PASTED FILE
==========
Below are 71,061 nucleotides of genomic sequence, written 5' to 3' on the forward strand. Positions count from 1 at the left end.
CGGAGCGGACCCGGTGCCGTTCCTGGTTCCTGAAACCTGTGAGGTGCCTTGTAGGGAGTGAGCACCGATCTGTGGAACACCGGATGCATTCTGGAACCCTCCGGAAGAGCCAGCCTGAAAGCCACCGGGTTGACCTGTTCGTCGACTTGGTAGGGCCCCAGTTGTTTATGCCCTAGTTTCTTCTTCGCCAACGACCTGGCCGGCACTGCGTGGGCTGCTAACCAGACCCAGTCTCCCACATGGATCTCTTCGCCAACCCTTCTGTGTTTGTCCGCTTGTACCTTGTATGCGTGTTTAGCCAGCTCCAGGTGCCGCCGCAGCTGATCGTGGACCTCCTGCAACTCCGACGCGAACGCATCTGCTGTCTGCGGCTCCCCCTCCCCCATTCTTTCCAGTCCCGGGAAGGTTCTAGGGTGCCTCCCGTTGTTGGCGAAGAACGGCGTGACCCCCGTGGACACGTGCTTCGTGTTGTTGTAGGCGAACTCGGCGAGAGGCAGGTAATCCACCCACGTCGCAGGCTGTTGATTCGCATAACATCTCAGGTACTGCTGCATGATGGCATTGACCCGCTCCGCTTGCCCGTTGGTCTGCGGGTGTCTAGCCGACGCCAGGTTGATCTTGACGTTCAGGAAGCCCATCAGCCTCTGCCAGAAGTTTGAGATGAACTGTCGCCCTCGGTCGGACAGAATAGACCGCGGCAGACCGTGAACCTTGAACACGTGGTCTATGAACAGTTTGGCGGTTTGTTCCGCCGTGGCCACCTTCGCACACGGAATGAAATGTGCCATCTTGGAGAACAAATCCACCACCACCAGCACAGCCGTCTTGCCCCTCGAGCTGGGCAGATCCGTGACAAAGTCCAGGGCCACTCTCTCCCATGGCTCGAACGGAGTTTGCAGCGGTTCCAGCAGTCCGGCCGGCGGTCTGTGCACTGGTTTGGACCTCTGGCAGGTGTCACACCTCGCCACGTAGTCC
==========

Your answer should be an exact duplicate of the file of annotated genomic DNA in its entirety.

Below are 71,061 nucleotides of genomic sequence, written 5' to 3' on the forward strand. Positions count from 1 at the left end.
CGGAGCGGACCCGGTGCCGTTCCTGGTTCCTGAAACCTGTGAGGTGCCTTGTAGGGAGTGAGCACCGATCTGTGGAACACCGGATGCATTCTGGAACCCTCCGGAAGAGCCAGCCTGAAAGCCACCGGGTTGACCTGTTCGTCGACTTGGTAGGGCCCCAGTTGTTTATGCCCTAGTTTCTTCTTCGCCAACGACCTGGCCGGCACTGCGTGGGCTGCTAACCAGACCCAGTCTCCCACATGGATCTCTTCGCCAACCCTTCTGTGTTTGTCCGCTTGTACCTTGTATGCGTGTTTAGCCAGCTCCAGGTGCCGCCGCAGCTGATCGTGGACCTCCTGCAACTCCGACGCGAACGCATCTGCTGTCTGCGGCTCCCCCTCCCCCATTCTTTCCAGTCCCGGGAAGGTTCTAGGGTGCCTCCCGTTGTTGGCGAAGAACGGCGTGACCCCCGTGGACACGTGCTTCGTGTTGTTGTAGGCGAACTCGGCGAGAGGCAGGTAATCCACCCACGTCGCAGGCTGTTGATTCGCATAACATCTCAGGTACTGCTGCATGATGGCATTGACCCGCTCCGCTTGCCCGTTGGTCTGCGGGTGTCTAGCCGACGCCAGGTTGATCTTGACGTTCAGGAAGCCCATCAGCCTCTGCCAGAAGTTTGAGATGAACTGTCGCCCTCGGTCGGACAGAATAGACCGCGGCAGACCGTGAACCTTGAACACGTGGTCTATGAACAGTTTGGCGGTTTGTTCCGCCGTGGCCACCTTCGCACACGGAATGAAATGTGCCATCTTGGAGAACAAATCCACCACCACCAGCACAGCCGTCTTGCCCCTCGAGCTGGGCAGATCCGTGACAAAGTCCAGGGCCACTCTCTCCCATGGCTCGAACGGAGTTTGCAGCGGTTCCAGCAGTCCGGCCGGCGGTCTGTGCACTGGTTTGGACCTCTGGCAGGTGTCACACCTCGCCACGTAGTCC